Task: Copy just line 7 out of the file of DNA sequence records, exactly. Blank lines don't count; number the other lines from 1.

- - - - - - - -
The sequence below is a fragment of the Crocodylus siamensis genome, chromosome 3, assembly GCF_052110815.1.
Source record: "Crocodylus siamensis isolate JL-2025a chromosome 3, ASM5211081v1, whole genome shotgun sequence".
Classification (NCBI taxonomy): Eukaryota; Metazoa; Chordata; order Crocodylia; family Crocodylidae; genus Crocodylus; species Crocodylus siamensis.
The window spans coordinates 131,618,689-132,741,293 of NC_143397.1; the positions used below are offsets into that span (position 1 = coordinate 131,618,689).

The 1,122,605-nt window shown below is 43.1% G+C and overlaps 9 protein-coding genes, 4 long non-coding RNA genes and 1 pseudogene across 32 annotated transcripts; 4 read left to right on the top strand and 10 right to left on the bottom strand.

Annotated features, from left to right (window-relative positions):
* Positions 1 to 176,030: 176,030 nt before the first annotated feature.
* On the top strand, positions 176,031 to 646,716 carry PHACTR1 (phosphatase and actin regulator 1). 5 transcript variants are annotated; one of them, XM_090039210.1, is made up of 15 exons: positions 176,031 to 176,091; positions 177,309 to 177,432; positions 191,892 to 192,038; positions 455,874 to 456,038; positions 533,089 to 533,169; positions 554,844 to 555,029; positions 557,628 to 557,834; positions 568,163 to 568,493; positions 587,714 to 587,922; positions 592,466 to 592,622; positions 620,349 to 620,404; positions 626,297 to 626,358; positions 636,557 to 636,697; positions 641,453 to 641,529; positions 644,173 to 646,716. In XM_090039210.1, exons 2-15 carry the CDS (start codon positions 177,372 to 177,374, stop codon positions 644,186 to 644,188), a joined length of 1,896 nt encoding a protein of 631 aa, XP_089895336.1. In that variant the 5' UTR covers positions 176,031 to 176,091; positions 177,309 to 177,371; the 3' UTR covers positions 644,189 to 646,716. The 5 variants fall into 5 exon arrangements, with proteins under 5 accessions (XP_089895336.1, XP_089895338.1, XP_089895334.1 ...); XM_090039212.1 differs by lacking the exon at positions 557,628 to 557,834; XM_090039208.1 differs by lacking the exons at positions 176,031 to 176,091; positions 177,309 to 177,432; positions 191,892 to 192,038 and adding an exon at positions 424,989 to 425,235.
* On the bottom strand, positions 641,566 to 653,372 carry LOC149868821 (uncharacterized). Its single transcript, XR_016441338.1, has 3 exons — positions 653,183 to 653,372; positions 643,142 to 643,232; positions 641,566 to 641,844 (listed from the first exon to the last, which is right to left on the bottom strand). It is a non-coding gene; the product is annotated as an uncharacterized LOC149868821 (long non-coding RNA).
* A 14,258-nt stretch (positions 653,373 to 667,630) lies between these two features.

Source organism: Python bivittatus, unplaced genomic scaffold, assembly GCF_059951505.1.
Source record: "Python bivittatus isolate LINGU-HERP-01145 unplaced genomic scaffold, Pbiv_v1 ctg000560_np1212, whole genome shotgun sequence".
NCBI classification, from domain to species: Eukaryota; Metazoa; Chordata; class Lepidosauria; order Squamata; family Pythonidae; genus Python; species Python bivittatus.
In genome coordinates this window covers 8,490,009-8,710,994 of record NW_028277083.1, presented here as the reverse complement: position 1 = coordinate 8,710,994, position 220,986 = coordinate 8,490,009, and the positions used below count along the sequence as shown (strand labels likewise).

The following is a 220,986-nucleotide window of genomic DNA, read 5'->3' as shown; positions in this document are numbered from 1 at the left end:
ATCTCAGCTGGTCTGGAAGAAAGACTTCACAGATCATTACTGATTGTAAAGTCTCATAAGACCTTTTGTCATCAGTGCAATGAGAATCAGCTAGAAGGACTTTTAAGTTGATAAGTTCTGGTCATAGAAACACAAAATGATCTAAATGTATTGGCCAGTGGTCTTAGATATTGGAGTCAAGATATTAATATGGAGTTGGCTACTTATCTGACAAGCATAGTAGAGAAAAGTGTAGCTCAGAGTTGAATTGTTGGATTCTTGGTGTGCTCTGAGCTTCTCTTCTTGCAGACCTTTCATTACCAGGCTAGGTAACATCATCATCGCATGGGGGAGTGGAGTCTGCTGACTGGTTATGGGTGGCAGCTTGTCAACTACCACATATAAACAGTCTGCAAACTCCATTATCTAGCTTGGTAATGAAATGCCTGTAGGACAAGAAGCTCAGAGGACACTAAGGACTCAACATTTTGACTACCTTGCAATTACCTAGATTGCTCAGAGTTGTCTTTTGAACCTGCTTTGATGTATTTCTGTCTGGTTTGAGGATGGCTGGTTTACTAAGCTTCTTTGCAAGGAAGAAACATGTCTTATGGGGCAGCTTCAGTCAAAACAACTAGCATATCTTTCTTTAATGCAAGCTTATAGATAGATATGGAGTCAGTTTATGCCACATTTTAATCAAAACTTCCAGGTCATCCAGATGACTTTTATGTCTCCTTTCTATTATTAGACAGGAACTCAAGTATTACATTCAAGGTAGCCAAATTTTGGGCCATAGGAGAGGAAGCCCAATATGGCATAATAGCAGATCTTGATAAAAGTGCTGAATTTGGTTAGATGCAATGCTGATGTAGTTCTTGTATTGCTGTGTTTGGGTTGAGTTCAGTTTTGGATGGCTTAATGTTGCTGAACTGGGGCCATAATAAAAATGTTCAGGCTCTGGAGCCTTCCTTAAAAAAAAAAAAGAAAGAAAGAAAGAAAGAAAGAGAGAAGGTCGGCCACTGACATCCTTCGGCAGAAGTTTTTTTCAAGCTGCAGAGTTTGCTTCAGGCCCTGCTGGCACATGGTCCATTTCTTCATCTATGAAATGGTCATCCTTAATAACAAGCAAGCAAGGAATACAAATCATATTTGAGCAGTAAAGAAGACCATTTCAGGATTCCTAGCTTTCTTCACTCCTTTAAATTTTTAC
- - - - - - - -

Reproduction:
* Positions 1 to 176,030: 176,030 nt before the first annotated feature.